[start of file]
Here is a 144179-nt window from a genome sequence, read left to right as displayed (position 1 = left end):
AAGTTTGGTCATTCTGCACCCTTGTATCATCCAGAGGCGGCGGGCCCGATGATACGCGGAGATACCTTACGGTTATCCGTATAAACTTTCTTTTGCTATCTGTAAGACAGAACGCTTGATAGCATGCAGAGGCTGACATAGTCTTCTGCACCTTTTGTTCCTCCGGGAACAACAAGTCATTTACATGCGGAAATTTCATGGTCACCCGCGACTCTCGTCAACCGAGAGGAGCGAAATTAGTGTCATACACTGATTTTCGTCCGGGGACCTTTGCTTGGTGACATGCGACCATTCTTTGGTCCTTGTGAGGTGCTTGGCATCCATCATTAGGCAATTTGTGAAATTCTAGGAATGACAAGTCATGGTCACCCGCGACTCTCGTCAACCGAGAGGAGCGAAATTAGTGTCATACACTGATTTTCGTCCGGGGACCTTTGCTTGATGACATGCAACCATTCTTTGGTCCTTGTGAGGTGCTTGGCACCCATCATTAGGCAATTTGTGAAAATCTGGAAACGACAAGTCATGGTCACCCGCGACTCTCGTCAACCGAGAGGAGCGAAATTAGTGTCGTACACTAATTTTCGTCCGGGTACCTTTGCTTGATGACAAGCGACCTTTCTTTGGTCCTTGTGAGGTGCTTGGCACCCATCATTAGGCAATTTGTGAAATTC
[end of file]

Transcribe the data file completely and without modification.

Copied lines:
Here is a 144179-nt window from a genome sequence, read left to right as displayed (position 1 = left end):
AAGTTTGGTCATTCTGCACCCTTGTATCATCCAGAGGCGGCGGGCCCGATGATACGCGGAGATACCTTACGGTTATCCGTATAAACTTTCTTTTGCTATCTGTAAGACAGAACGCTTGATAGCATGCAGAGGCTGACATAGTCTTCTGCACCTTTTGTTCCTCCGGGAACAACAAGTCATTTACATGCGGAAATTTCATGGTCACCCGCGACTCTCGTCAACCGAGAGGAGCGAAATTAGTGTCATACACTGATTTTCGTCCGGGGACCTTTGCTTGGTGACATGCGACCATTCTTTGGTCCTTGTGAGGTGCTTGGCATCCATCATTAGGCAATTTGTGAAATTCTAGGAATGACAAGTCATGGTCACCCGCGACTCTCGTCAACCGAGAGGAGCGAAATTAGTGTCATACACTGATTTTCGTCCGGGGACCTTTGCTTGATGACATGCAACCATTCTTTGGTCCTTGTGAGGTGCTTGGCACCCATCATTAGGCAATTTGTGAAAATCTGGAAACGACAAGTCATGGTCACCCGCGACTCTCGTCAACCGAGAGGAGCGAAATTAGTGTCGTACACTAATTTTCGTCCGGGTACCTTTGCTTGATGACAAGCGACCTTTCTTTGGTCCTTGTGAGGTGCTTGGCACCCATCATTAGGCAATTTGTGAAATTC